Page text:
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WedMD.com says Alzheimer’s is the most common type of the dozen or so forms of dementia. It’s a brain condition that causes problems with thinking and memory. Although most types of dementia get worse over time, there are drugs that can help with behavior changes and other symptoms. Statistically, six in ten people with dementia will wander, often from rest homes and other facilities where they live. A person with Alzheimer’s may not remember his or her name or address, and can become disoriented, even in familiar places. Wandering among people with dementia is dangerous, but there are strategies and services to help prevent it.

Establishments for the elderly and disabled usually make regular checks on their patients. Unfortunately, exit doors must be kept unlocked from the inside because they are fire exits. Many cases of lost persons are reported locally each year and many more probably go unreported. Recognizing that the problem is expected to grow as our population ages, the Alzheimer’s Family Organization offers a registry for patients who suffer from memory disorders and have a tendency to wander off. 

Project Lifesaver provides rapid response to save lives and reduce potential injury for adults and children who wander because of cognitive disorders. Seniors who are enrolled in Project Lifesaver are given personal transmitters that they wear. In addition to the location devices, Project Lifesaver works with public safety agencies to train them on the risks associated with wandering. Locally, the Cumberland County Sheriff’s Office and the Pilot Club of Fayetteville have teamed up to help families locate wanderers.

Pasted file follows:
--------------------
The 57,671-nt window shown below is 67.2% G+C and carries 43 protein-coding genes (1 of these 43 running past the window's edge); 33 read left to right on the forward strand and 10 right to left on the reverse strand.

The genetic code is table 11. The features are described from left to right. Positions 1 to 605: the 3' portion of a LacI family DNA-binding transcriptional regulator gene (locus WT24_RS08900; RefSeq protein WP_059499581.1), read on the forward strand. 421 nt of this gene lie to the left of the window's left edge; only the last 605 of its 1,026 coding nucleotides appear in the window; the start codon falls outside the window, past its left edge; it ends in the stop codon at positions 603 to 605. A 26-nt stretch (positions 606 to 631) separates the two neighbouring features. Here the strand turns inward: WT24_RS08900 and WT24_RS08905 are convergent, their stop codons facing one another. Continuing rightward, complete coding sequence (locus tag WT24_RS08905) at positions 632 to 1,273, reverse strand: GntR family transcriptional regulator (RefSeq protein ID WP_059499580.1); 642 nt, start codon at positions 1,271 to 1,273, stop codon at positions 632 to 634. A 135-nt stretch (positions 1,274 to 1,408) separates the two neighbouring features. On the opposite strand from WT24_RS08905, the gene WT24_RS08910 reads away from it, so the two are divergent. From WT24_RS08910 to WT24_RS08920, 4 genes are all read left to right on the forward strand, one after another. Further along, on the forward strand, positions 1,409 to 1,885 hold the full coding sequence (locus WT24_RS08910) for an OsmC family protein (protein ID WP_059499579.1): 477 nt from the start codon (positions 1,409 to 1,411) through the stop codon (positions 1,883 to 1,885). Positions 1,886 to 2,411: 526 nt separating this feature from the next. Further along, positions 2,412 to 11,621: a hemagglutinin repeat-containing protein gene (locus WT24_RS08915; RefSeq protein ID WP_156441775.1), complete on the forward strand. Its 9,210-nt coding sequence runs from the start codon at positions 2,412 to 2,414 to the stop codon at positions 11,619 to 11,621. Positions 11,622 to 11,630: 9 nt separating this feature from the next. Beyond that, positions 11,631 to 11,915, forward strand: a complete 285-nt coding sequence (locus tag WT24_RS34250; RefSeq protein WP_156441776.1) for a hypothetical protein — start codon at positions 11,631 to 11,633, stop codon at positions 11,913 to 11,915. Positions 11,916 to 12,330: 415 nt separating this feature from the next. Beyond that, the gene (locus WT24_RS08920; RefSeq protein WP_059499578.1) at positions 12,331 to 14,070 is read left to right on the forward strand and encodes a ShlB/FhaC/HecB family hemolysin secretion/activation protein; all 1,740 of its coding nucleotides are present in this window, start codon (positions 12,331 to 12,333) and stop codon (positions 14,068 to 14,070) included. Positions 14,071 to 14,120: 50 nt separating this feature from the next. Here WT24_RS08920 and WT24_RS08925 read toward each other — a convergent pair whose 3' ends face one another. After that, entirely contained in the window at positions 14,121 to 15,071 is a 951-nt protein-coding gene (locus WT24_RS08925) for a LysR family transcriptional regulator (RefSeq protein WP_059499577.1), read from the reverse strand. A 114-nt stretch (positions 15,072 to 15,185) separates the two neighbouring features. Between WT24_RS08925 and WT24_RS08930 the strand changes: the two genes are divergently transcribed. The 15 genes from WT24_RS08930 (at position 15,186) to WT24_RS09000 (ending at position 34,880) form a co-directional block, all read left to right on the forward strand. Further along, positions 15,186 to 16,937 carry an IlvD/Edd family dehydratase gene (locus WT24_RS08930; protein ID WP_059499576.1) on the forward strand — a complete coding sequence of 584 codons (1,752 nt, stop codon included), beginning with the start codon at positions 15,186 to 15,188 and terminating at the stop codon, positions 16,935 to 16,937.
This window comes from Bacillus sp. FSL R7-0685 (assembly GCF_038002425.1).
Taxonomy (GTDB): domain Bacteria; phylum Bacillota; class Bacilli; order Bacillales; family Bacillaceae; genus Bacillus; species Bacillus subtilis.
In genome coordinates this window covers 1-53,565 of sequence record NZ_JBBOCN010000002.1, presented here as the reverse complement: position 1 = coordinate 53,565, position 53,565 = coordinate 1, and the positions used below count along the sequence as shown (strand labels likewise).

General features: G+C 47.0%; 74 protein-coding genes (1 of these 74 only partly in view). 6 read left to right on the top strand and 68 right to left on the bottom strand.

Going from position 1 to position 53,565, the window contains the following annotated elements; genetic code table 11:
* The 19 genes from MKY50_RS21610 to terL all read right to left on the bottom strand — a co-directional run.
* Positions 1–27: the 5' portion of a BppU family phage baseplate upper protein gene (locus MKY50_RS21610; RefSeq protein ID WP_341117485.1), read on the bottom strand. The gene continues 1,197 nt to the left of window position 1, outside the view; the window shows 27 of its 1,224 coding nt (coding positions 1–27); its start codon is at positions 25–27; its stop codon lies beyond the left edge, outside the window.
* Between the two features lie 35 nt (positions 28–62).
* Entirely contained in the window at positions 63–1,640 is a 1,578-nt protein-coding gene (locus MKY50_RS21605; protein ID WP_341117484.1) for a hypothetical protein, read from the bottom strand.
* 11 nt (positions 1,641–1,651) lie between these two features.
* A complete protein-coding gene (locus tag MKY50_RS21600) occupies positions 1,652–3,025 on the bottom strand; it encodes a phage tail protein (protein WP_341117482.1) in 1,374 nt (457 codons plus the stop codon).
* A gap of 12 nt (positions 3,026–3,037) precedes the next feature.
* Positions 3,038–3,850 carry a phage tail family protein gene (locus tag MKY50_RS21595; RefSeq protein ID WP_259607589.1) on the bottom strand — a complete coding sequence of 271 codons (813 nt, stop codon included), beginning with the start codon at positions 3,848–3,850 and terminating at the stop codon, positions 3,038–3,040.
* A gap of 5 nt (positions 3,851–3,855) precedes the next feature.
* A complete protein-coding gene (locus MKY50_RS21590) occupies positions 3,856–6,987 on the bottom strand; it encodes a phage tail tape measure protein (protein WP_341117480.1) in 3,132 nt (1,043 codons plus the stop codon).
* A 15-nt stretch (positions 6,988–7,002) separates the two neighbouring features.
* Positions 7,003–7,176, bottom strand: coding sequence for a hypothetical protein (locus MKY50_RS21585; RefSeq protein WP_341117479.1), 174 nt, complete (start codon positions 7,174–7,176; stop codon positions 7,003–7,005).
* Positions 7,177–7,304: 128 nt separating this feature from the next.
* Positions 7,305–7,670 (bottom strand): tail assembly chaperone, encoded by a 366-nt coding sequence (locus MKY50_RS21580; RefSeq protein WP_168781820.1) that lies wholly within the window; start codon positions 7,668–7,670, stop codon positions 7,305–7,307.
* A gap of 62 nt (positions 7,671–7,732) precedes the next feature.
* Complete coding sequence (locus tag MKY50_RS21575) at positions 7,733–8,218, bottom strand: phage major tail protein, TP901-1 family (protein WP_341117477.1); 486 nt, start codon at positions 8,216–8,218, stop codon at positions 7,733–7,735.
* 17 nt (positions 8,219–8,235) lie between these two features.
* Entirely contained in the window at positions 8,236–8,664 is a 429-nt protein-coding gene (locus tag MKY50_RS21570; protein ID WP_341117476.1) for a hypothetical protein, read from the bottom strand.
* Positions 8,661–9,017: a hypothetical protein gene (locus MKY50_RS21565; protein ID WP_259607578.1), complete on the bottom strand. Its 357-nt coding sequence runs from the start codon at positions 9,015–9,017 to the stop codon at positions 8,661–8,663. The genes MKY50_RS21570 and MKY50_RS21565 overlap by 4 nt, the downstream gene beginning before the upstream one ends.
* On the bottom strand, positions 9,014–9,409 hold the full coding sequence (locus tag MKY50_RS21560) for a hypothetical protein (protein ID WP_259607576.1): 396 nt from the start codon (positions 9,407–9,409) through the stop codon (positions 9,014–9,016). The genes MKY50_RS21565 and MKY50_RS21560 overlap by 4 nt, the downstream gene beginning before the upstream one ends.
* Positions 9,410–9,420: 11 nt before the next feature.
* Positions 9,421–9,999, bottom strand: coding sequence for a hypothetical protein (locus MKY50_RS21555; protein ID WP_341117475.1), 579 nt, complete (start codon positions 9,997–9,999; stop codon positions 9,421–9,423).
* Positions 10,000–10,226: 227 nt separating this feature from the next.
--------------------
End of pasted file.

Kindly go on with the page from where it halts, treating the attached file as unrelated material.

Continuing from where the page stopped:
This past September the Pilot Club presented Sheriff Moose Butler with a check for $1,000 to help fund Project Lifesaver here. This program is supported exclusively with donations, said Sheriff’s Sgt. Sean Swain. Project Lifesaver makes electronic tracking bracelets available to those in need. The Sheriff’s Community Policing Unit is able to support the needs of as many as 15 people at a time who meet the qualifications. The tracking devices are loaned to those in need as they become available. 

The bracelets have tiny battery operated transmitters which emit tracking signals. They look like and are the size of a wristwatch. Then, when a caregiver notifies the sheriff’s office that a family member is missing, a specially trained search and rescue team is dispatched to the area where the wanderer was last seen. Rescue times have literally been reduced from hours and days, to just minutes. Team members have been trained to “know how to approach the wanderer, gain his trust and put the individual at ease for the trip home,” says Swain. Information is available at the sheriff’s office by calling 323-1500.


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